and the pace with which it would grow.

    If the database is growing automatically often (daily or multiple times a
    week), it is better that we change the growth percentage to a larger
    number, such as 25% or 30%. Each time the database has to be increased, SQL
    Server will suffer a small performance hit. By increasing the amount the
    database grows each time, the less often it will have to grow.

    But if the database is very large, 10GB or larger, it is better to use a
    fixed growth amount (static) instead of a percentage growth amount. This
    is because a percentage growth amount can be large on a large database. For
    example, a 10% growth rate on a 10GB database means that when the database
    grows, it will increase by 1GB. This may or may not be what you want. For
    example, a fixed growth rate, such as 100MB at a time, might be more
    appropriate.

    Please check under 'Best Practices' in the following page :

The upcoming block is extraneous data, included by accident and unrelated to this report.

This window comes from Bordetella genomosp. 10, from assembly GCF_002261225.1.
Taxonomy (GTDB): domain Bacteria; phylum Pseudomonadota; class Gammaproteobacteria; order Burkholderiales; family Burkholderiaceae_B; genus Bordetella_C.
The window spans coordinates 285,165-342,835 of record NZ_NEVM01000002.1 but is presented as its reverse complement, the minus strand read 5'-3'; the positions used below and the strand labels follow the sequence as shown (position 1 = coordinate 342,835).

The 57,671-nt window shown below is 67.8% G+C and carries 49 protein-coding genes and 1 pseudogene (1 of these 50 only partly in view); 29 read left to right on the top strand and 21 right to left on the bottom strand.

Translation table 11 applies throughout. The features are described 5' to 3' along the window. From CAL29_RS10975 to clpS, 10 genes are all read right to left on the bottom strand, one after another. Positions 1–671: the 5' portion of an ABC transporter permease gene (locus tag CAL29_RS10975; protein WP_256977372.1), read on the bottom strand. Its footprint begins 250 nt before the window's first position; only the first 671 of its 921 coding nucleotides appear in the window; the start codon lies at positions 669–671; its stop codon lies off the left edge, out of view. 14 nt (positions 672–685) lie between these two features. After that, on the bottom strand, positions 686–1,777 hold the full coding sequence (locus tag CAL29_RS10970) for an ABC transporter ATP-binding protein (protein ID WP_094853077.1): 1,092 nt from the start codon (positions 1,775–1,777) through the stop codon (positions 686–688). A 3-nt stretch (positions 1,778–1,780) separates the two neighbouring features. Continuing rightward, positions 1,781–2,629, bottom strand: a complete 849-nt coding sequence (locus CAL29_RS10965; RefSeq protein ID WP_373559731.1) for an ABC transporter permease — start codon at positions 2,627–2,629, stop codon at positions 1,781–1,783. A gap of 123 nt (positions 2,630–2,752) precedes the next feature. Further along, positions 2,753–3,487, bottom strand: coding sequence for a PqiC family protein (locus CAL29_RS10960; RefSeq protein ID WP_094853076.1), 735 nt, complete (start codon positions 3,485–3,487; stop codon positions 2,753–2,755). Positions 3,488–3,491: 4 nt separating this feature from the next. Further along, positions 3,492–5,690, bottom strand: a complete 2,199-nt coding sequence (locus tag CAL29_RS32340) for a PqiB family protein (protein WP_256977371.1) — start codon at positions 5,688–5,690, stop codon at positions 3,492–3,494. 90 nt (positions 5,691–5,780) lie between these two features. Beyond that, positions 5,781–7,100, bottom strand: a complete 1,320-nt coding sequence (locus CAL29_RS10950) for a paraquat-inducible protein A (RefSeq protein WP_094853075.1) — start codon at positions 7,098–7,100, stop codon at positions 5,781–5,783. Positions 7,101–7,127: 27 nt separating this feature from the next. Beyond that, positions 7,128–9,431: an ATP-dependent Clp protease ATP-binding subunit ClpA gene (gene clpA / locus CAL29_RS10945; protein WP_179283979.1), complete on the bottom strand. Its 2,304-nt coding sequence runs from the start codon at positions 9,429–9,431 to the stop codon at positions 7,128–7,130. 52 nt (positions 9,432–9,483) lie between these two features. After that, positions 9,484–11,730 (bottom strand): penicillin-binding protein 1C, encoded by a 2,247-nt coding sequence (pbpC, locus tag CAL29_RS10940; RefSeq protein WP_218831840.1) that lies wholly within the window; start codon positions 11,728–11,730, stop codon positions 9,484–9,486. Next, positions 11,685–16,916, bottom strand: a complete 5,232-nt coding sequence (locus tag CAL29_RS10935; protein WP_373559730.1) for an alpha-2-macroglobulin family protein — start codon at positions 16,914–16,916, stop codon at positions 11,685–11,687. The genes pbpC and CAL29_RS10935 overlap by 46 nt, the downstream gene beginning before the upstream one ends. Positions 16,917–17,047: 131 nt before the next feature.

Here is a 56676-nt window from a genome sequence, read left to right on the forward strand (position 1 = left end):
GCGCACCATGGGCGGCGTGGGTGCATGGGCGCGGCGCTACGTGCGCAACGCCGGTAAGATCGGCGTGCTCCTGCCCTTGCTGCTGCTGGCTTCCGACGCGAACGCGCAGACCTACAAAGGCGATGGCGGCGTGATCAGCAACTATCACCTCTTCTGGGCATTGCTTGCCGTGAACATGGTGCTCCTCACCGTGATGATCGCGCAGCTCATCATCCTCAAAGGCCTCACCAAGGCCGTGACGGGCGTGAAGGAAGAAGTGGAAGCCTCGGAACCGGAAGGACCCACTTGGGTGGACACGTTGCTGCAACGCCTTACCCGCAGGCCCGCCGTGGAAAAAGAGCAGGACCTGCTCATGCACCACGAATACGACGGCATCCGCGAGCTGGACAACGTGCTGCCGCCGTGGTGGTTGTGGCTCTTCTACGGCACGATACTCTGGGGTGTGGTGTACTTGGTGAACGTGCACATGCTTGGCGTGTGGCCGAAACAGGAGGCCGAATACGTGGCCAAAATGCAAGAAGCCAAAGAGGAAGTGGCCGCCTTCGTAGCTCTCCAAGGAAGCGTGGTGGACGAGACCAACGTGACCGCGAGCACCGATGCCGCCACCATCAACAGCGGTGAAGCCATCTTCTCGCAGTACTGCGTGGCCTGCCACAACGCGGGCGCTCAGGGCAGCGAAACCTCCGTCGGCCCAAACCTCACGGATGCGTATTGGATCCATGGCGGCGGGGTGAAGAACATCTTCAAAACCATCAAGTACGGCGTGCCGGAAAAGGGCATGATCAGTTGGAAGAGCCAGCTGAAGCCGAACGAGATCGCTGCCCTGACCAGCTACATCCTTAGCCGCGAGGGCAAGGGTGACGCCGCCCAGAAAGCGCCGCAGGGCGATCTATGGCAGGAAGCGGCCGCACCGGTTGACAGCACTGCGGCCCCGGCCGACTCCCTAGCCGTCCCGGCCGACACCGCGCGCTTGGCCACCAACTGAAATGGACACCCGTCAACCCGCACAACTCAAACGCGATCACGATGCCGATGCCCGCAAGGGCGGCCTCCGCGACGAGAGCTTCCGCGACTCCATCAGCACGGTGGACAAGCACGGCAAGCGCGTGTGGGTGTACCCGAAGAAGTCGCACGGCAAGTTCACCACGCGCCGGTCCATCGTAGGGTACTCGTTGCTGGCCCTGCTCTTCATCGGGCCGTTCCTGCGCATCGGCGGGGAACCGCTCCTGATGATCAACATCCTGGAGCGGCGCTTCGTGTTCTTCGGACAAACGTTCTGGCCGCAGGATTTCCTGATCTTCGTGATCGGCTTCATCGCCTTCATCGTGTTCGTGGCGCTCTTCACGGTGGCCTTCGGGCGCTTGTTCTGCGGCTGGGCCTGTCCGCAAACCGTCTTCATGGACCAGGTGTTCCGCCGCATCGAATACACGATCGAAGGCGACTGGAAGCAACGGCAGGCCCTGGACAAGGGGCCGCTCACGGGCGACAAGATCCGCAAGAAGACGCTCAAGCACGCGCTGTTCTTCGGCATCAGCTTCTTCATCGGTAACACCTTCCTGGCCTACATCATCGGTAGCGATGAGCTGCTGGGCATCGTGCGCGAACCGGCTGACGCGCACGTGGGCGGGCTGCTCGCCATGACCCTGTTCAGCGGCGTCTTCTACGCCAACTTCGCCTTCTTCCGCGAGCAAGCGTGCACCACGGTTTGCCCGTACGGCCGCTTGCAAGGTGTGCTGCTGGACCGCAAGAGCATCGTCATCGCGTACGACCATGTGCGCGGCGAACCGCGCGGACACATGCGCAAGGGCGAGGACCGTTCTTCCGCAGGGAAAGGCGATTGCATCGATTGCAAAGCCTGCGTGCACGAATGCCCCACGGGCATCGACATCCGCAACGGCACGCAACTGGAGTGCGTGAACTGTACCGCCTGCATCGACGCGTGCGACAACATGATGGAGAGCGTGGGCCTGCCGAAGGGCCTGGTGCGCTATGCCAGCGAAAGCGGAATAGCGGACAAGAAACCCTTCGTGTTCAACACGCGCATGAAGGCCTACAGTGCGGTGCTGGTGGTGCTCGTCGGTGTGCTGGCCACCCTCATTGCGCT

http://support.microsoft.com/default.aspx?scid=kb;en-us;315512&Product=sql2k

    Thanks and Regards,
    (Imay) Imayavaramban R

    This posting is provided 'AS IS' with no warranties, and confers no rights.
     
    Imayavaramban R, May 3, 2004
    #3
  4. Hi ! Dear,

    If you have a database, in which you editing/adding of records is frequent. Use Static Growth.

    But if you feel, you will be adding/editing more frequently. Just set the file growth to Percentage.


    "Session" wrote:

    > I got a question on the exam about what the best way to
    > create a database would be. The two answers I hesitated
    > on were:
    >
    > 1- set the filegrowth to a static value, such as 5mb
    > 2- set teh filegrowth to a percentage.
    >
    > Can someone enlighten me on the efficiency aspect of any
    > of these. Thanks
    >
    > Session
    >
    >
    >
     
    =?Utf-8?B?c2F1cmFiaGRvdG5ldA==?=, May 3, 2004
    #4
  5. Again NDA comes to mind.

    On Mon, 3 May 2004 11:15:07 -0700, "Session"
    <> wrote:

    >I got a question on the exam about what the best way to